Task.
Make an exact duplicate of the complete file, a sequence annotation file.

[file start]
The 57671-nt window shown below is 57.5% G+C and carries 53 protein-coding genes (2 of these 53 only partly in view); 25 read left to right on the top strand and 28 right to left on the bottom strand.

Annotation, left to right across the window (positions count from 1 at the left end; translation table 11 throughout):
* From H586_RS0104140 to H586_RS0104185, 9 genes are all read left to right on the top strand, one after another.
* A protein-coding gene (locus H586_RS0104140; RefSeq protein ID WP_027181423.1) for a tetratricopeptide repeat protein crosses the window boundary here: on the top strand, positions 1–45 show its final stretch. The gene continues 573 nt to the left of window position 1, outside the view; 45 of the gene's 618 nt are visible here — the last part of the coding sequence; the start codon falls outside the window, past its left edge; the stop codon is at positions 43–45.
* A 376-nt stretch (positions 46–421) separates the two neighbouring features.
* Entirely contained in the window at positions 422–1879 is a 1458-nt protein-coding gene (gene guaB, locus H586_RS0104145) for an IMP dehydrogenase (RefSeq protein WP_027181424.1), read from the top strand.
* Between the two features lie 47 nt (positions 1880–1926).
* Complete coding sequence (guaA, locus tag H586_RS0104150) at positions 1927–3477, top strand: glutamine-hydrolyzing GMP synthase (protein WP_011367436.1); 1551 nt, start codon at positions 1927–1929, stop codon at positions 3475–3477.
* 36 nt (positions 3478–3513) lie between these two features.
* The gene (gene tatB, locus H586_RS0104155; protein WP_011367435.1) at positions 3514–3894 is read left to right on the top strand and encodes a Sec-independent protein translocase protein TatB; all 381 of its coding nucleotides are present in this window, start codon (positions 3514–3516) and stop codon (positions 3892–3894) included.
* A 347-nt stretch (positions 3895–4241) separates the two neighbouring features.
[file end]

The 57671-nt window shown below is 57.5% G+C and carries 53 protein-coding genes (2 of these 53 only partly in view); 25 read left to right on the top strand and 28 right to left on the bottom strand.

Annotation, left to right across the window (positions count from 1 at the left end; translation table 11 throughout):
* From H586_RS0104140 to H586_RS0104185, 9 genes are all read left to right on the top strand, one after another.
* A protein-coding gene (locus H586_RS0104140; RefSeq protein ID WP_027181423.1) for a tetratricopeptide repeat protein crosses the window boundary here: on the top strand, positions 1–45 show its final stretch. The gene continues 573 nt to the left of window position 1, outside the view; 45 of the gene's 618 nt are visible here — the last part of the coding sequence; the start codon falls outside the window, past its left edge; the stop codon is at positions 43–45.
* A 376-nt stretch (positions 46–421) separates the two neighbouring features.
* Entirely contained in the window at positions 422–1879 is a 1458-nt protein-coding gene (gene guaB, locus H586_RS0104145) for an IMP dehydrogenase (RefSeq protein WP_027181424.1), read from the top strand.
* Between the two features lie 47 nt (positions 1880–1926).
* Complete coding sequence (guaA, locus tag H586_RS0104150) at positions 1927–3477, top strand: glutamine-hydrolyzing GMP synthase (protein WP_011367436.1); 1551 nt, start codon at positions 1927–1929, stop codon at positions 3475–3477.
* 36 nt (positions 3478–3513) lie between these two features.
* The gene (gene tatB, locus H586_RS0104155; protein WP_011367435.1) at positions 3514–3894 is read left to right on the top strand and encodes a Sec-independent protein translocase protein TatB; all 381 of its coding nucleotides are present in this window, start codon (positions 3514–3516) and stop codon (positions 3892–3894) included.
* A 347-nt stretch (positions 3895–4241) separates the two neighbouring features.